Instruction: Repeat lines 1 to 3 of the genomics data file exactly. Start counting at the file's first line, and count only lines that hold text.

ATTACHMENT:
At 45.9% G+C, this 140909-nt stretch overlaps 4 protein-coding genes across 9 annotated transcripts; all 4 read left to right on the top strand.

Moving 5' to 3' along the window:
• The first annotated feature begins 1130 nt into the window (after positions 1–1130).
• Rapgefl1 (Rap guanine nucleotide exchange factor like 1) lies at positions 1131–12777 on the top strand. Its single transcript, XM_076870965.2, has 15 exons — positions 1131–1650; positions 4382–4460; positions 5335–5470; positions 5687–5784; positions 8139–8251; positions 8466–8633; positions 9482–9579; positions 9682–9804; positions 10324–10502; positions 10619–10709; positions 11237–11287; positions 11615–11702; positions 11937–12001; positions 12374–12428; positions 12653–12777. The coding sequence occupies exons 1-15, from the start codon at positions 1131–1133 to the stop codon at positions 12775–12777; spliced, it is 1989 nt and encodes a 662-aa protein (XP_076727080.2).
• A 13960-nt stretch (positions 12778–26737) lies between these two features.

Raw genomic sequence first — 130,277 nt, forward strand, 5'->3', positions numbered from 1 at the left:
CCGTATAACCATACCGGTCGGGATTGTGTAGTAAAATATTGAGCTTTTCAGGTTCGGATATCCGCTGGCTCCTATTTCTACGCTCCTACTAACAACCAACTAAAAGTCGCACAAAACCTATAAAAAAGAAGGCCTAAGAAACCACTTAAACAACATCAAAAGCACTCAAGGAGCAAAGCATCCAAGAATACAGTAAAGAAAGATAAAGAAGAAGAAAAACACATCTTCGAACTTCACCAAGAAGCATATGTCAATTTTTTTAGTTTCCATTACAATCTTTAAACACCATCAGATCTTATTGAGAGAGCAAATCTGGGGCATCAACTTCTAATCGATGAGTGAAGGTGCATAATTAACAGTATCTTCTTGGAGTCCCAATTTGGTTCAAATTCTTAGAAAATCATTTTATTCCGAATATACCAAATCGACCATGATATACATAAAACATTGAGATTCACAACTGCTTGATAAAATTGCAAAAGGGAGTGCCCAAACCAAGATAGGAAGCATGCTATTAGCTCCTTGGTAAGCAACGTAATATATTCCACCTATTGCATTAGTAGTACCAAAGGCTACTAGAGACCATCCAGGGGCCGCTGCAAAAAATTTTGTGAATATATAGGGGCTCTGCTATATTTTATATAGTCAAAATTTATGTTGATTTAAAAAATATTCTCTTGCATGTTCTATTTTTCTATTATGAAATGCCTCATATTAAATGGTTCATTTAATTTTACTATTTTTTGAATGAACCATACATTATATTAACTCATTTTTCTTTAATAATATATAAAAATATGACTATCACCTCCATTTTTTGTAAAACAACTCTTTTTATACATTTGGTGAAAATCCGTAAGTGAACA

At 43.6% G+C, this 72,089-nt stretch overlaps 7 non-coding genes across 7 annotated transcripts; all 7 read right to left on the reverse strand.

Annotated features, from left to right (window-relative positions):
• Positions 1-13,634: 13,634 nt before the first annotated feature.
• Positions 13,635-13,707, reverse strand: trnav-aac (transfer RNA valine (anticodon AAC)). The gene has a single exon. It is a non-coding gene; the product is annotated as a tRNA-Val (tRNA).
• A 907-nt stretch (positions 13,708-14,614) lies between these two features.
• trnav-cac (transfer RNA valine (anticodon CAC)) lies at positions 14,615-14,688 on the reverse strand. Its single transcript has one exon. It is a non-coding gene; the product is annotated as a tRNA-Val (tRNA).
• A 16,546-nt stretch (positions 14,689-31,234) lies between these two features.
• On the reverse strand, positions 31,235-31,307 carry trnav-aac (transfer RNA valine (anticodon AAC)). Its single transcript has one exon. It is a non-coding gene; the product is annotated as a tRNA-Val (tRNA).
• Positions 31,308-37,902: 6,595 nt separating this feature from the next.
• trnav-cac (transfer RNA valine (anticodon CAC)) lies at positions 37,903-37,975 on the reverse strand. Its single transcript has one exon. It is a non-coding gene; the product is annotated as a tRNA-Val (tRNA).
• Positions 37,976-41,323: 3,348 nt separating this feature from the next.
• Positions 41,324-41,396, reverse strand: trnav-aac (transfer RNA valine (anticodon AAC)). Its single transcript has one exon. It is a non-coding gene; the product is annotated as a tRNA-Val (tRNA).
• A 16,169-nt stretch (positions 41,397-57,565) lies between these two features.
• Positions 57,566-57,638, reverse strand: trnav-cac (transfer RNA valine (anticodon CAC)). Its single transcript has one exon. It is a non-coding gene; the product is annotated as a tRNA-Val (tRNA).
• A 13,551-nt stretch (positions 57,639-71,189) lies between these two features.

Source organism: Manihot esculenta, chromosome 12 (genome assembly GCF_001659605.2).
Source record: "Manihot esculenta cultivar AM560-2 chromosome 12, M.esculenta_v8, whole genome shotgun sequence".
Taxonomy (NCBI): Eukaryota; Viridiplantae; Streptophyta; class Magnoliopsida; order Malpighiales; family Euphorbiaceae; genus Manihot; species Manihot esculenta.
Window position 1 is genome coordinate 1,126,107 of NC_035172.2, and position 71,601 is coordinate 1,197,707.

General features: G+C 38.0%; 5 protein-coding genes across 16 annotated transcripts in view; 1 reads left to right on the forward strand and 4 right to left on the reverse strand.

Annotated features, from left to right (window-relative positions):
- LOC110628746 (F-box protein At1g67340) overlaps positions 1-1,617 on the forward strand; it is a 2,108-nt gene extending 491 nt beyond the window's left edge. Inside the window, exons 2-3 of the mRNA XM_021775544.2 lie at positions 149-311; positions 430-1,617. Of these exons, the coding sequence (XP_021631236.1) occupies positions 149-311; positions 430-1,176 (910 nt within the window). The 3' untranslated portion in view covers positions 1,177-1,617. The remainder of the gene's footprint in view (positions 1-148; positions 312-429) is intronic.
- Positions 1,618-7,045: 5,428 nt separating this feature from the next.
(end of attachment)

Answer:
At 45.9% G+C, this 140909-nt stretch overlaps 4 protein-coding genes across 9 annotated transcripts; all 4 read left to right on the top strand.

Moving 5' to 3' along the window:
• The first annotated feature begins 1130 nt into the window (after positions 1–1130).